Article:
The Azteca horse is a Mexican breed of that is beautiful and majestic, and known for its intelligence, strength and beauty.
If you are thinking about buying an Azteca horse, or are just curious about these animals, then this blog post is for you!
Azteca Horse Breed Info
Here are some of the key things you need to know about the Azteca horse:
|Height (size)||14.3 – 16 hands high|
|Colors||All solid colors are allowed with gray horses being particularly common. White markings on the forehead, but not on the body are allowed by the Mexican Azteca breed associations. Pinto colored Azteca horses may only be registered with the American Azteca Horse International Association.|
|Country of Origin||Mexico|
|Common Uses||Dressage, trail riding, working horse on a cattle ranch, trick riding, pleasure riding, and even jumping. They also perform well in Western-style events such as reining, cutting, team penning and roping.|
Azteca Horse Facts & Information (Breed Profile)
The Azteca, which is known as the National Horse of Mexico, was first bred in 1972 with the intention of providing Mexico’s traditional horsemen, known as charros, with a suitable mount to work on vast cattle ranches.
Because individual Quarter Horses, Criollos, and Andalusians differ so greatly, independent breeders initially failed to produce a standardized type of horse.
In order to address this issue, the most prominent breeders in the industry came together to establish the Azteca Horse Research Center and develop breed standards that would be optimally suited to the needs of the charros.
The first animal to be recognized as an official Azteca was a stallion by the name of Casarejo.
He was a Quarter Horse-Andalusian cross that was born in 1972.
Since then, every Azteca horse has been carefully evaluated by scientists, with the phenotype constantly expanding and strengthening as the breed develops.
According to the breed standard of the Mexican registry, Azteca horses cannot have more than 6/8 of any of the three founding breeds in their genetics (Andalusian, Quarter Horse and Mexican Criollo), and must pass rigorous inspections before being approved for registration.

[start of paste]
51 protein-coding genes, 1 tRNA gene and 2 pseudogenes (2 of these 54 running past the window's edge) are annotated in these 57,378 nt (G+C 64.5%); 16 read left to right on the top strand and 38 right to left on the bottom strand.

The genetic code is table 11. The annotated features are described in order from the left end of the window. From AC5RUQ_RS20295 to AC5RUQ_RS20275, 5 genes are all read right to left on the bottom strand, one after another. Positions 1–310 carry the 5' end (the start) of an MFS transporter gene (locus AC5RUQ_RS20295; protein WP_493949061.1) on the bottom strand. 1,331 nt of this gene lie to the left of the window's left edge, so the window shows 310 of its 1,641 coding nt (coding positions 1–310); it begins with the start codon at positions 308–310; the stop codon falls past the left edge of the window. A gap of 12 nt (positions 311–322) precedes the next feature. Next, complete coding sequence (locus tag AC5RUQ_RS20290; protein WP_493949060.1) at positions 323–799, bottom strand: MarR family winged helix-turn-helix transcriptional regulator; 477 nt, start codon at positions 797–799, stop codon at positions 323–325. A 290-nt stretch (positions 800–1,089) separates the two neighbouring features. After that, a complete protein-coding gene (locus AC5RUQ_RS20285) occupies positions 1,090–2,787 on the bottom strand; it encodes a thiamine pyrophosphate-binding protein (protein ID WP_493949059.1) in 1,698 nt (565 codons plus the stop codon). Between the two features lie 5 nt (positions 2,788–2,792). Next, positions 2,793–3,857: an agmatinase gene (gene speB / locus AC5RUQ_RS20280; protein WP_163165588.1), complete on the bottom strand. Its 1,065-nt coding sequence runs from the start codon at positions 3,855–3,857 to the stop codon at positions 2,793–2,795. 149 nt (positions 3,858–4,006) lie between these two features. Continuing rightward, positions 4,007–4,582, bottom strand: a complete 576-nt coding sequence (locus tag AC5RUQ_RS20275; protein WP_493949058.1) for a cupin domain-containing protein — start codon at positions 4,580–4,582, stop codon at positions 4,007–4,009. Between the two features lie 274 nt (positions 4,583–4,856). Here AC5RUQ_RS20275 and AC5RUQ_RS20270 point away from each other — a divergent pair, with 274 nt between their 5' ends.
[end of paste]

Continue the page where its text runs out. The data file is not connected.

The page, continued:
Horses with American Paint Horse (APHA) breeding are allowed only in the American Azteca registry.
However, horses that have had more than 25% Thoroughbred blood in their pedigrees within the past four generations (which is common in many Paints and Quarter Horses) are not allowed to be registered.
To be considered Azteca, a horse must contain at least 3/8 to 5/8 Andalusian or Quarter Horse blood, and no more than 1/4 can be Criollo blood.
The goal of the breed is to combine the best characteristics of the Andalusian and Quarter Horse breeds.
If you’re interested in learning more about this fascinating breed, keep reading!
They’re athletic, agile, highly intelligent, and friendly.
They can have hotter temperaments so they are not recommended for novice riders.
This is a hardy and agile breed with wide forehead, expressive eyes, and well-positioned, medium-long neck.
The shoulders of the Azteca should be well developed and conformed, leaving enough space between the withers.
The withers should be medium in height and attach smoothly over the dorsal and back.
The back is short and wide.
The ribcage is arched and the chest is large and deep.
The back is short, straight and powerful.
A large croup and arched, and hindquarter should be strong and muscular.
They have a stunning tail that is nicely implanted at a medium height.
Strong joints, long and slender cannons, pronounced tendons, and well-proportioned feet give the legs a muscular appearance.
All solid colors are allowed with gray horses being particularly common.
White markings on the forehead, but not on the body are allowed by the Mexican Azteca breed associations.
Pinto colored Azteca horses may only be registered with the American Azteca Horse International Association.
14.3 – 16 hands high
15 – 16.1 hh
14.3 – 16.0 hh
1,000 – 1,200 lb (450 – 550 kg)
Dressage, trail riding, working horse on a cattle ranch, trick riding, pleasure riding, and even jumping.
They also perform well in Western-style events such as reining, cutting, team penning and roping.
Country of Origin
Andalusian, Mexican Criollo, Quarter horse